Mr Moses Nagamootoo had said at a rally in Canje (ironically the first set of workers in Berbice to be given redundancy letters) that, “Guyanese should light a candle for sugar workers…sugar workers are being screwed”. Now that the sugar workers are being royally “screwed”, where is Moses? Of course he is not busy parting the Red Sea, that was done a long time ago! He divided the people and was rewarded with his ceremonial crown.
Mr Nagamootoo in his 2012 Budget speech had said that he was threatened with expulsion because he came to the rescue of the sugar workers. However, he should now recognize and accept the fact that the standing up itself is now history. The real Nagamootoo has now emerged. Self-preservation can seal lips and harden hearts. It is now fitting to recall his own words taken from his 2012 Budget speech, “a classic case of the classical proverb, ‘I see not, I hear not, I speak not.’” Today he stands condemned by his own words. It is so unfortunate since I was a great admirer of this man’s zeal as a statesman.
Would the late Dr Cheddi Jagan have stood silently by while many of the sugar workers and their families were faced with dire poverty? Mr Nagamootoo is a self-proclaimed disciple of this great man. In 2012 Nagamootoo had bragged that the “PPP no longer holds the Jagan standards…we have it over here, the Alliance for Change…” Moreover, apart from Mr Nagamootoo’s reverberating silence, the AFC’s Minister of Agriculture, Mr Noel Holder agreed with GuySuCo’s heartless decision to serve redundancy letters to hundreds of sugar worker at Rose Hall and Skeldon Estates before Christmas. He arrogantly insisted that this decision was in keeping with the White Paper, ignoring the fact that the Minister of State, Mr Joseph Harmon had assured the sugar workers that closure of the estate will be delayed until next year. Is there a disconnect among the ministers of government? How could the Minister of Agriculture ignore the human aspect of the decision?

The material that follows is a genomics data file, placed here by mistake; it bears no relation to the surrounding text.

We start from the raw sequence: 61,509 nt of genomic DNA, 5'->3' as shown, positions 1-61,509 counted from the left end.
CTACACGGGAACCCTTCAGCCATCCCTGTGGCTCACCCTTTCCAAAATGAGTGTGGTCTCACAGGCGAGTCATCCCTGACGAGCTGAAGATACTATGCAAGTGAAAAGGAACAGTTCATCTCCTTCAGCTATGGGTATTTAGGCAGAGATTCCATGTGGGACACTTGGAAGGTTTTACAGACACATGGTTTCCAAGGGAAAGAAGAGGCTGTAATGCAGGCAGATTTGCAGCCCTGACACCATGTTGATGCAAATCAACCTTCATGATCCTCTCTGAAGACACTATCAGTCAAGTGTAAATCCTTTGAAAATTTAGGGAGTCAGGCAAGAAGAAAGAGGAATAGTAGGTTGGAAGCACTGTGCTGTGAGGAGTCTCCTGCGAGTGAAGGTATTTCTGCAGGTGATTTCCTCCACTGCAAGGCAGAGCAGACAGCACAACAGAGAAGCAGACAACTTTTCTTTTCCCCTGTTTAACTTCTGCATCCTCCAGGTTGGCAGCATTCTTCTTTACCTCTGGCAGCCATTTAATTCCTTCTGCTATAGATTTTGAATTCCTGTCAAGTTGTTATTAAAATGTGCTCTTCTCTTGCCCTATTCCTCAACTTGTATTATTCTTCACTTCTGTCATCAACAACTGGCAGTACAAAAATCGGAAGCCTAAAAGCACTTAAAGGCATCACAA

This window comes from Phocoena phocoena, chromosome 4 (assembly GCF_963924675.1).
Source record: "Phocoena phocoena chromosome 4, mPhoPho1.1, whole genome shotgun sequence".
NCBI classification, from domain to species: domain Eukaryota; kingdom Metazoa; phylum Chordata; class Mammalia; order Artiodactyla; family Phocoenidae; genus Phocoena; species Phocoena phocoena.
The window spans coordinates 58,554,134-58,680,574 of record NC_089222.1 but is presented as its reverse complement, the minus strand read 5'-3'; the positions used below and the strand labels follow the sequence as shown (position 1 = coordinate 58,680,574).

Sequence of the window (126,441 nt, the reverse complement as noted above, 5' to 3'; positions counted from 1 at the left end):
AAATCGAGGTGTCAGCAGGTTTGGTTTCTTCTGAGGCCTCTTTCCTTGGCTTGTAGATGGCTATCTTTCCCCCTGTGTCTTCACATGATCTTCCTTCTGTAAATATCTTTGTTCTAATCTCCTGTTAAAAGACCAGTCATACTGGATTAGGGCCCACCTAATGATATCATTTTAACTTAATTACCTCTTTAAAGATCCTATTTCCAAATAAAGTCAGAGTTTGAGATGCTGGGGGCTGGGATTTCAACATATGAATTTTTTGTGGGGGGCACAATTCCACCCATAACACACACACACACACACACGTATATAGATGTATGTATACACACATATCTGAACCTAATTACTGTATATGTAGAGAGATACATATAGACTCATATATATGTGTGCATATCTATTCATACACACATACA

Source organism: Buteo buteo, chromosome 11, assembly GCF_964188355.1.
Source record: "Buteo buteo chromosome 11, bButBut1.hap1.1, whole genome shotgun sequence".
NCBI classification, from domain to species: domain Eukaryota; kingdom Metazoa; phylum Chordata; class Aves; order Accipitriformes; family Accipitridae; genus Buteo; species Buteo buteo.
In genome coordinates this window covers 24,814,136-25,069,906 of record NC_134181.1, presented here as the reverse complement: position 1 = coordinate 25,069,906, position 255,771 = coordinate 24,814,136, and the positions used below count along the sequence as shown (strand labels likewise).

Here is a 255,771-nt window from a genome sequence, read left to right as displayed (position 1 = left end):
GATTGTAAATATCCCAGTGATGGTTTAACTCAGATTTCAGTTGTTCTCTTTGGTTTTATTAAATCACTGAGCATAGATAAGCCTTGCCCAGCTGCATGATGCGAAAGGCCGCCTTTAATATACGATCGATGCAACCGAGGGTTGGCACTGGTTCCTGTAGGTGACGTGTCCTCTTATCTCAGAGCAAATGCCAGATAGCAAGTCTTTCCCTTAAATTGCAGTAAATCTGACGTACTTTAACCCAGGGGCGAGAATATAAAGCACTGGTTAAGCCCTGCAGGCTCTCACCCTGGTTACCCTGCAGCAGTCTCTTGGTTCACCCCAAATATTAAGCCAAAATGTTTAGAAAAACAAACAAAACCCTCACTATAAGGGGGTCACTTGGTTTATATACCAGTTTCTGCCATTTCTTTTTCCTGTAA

President Granger at the UN Environment Assembly in Nairobi, Kenya, stressed that, “people must come before profits,” but I do hope that this can be seen as a general guideline of his government’s policies. However, the manner in which sugar workers are being treated for some time now would suggest otherwise. This maxim does not apply to sugar workers. They are expendable because they are deemed to be ‘the raiders of the Treasury’.
There seems to be reluctance on the part of the government, especially the Minister of Agriculture and the Prime Minister to meaningfully engage sugar workers at Rose Hall and Skeldon Estates and try to alleviate some of their fears and convince them how they will continue to benefit from the privatization/diversification process. It is unacceptable for GuySuCo and the Department of Public Information to star in video productions and TV programmes. Personal visits and the engagement of sugar workers in these communities would have done wonders to appease them, but sadly this was above their sky-high status. Leaders must meet and interact with the masses. Sugar workers are more interested where their next meal will come from and not who caused the downfall of GuySuCo.
Many of the sugar workers who were given the termination letters live on a day-to-day basis, from one pay day to the next. They do not have an iota of savings, they borrow from friends and relatives and take groceries on credit during the out-of-crop period hoping to pay off during crop time. I know these things because I live among them and my father was a cane cutter and my mother, a weeder at Albion Estate. I also worked as a cane cutter and a cattle ranger for some time at Albion Estate to make ends meet. Therefore, it means that these workers will literally go hungry and their children will be unable to go to school. Instead of sharing joy, the Minister and GuySuCo shared sorrow.
A final question: Are the redundancy letters to sugar workers just a ploy for the government to now take up the saviour’s role?
Former cane cutter